Issue of June 6, 2021
     
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Vitamin C

Ascorbic acid or vitamin C is necessary for wound healing, absorption of iron in the intestinal tract, and formation of connective tissues.

Like vitamins A and E, it is an antioxidant – it scavenges or removes from the body free radicals or unstable molecules that can cause inflammation, heart disease, and some cancers. Unlike vitamin D, it cannot be synthesized by our body so that it has to be ingested in the diet.

The need for vitamin C increases when a person undergoes surgery, among pregnant women, in patients with burns, and in inflammatory diseases.

Lack of vitamin C causes scurvy and in children aged six to 12 months, the deficiency causes irritability, loss of appetite, and failure to gain weight. The child’s bones are thin and there can be easy bruising. Bleeding around the teeth is also one common presentation.

In adults, lack of vitamin C can lead to bleeding under the skin, in the gums, and in the joints. There is also easy fatigue, weakness, and depression. Fluctuations in blood pressure and heart rate can occur.

The level of vitamin C in the blood can be measured with a blood test. The vitamin is commonly found in citric fruits and many types of vegetables. It can have a minor role in preventing the common cold especially for persons who engage in high intensity physical activity and in extremely cold countries.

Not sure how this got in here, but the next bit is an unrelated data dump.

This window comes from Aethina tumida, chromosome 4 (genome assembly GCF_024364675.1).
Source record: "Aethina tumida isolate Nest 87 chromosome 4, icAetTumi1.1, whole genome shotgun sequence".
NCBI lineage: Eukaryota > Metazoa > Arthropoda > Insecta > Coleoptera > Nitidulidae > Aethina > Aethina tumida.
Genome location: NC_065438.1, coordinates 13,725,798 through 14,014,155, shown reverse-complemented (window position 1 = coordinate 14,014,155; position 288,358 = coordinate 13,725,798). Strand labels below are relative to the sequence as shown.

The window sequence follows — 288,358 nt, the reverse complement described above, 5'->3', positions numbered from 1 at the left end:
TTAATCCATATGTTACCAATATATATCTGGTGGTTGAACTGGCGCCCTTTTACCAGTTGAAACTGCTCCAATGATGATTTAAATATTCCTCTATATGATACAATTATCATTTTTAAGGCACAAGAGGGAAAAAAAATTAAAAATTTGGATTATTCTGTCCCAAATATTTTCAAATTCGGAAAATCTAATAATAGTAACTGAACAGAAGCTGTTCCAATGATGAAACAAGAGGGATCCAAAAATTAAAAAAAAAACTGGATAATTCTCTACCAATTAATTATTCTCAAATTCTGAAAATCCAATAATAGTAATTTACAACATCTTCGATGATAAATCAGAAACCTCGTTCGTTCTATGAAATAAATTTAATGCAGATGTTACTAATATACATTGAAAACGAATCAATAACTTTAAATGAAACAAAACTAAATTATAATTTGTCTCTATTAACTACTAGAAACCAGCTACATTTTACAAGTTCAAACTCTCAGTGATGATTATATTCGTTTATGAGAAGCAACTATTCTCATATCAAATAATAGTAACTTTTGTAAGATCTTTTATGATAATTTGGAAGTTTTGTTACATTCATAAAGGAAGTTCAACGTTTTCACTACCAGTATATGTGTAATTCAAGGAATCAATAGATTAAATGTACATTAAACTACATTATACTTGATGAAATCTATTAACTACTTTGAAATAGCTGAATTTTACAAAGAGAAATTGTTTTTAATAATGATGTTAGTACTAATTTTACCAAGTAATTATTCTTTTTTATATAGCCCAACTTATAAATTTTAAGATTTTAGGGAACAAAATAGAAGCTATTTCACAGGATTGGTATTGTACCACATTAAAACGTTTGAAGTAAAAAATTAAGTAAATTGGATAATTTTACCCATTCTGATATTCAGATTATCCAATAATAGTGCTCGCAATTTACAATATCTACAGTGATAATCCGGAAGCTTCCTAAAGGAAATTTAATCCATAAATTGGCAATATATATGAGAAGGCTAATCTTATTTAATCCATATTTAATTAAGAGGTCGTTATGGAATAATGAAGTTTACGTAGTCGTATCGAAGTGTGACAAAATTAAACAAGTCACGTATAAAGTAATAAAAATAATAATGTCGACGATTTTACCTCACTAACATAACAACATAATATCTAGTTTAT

There is still no evidence to support the use of vitamin C supplementation for the prevention of chronic diseases.

The Physician’s Health Study II trial and the Women’s Antioxidant Cardiovascular Study found there was no decrease in the incidence of cancer. Other studies showed vitamin C has no role in the prevention of coronary heart disease. In randomized trials, vitamin C supplementation has no benefit in the prevention of cataracts.

Excessive vitamin C intake like doses higher than one gram per day can cause loose bowel movement, changes in menstrual cycle, or formation of kidney stones called cystine stones.

In a study on more than 23,000 men in 2013, it was found that those who took excessive ascorbic acid supplements had twice the risk of developing kidney stones. Cystine stones are known to cause kidney damage since they can become large and cause obstruction in the urinary tract, and they tend to form again after surgical removal.

The daily dose of vitamin C depends on the person’s age. Average daily recommended dose for men is 90 mg a day and 75 mg for women a day. Dosages are lower among children. The daily recommended dose can be attained by eating fruits and vegetables.

* * * * * * * * * *

The signs and symptoms of influenza can overlap with those of Covid-19, and co-infection can occur. Microbiological testing will differentiate between the two.

It is flu season, so it is advisable that we get the flu vaccine – the tetra or quadrivalent type because it contains four strains, hence we develop antibodies against four strains, not just three if we opt for the trivalent type.

It is safe to receive the flu vaccine and the Covid-19 vaccine at the same time.

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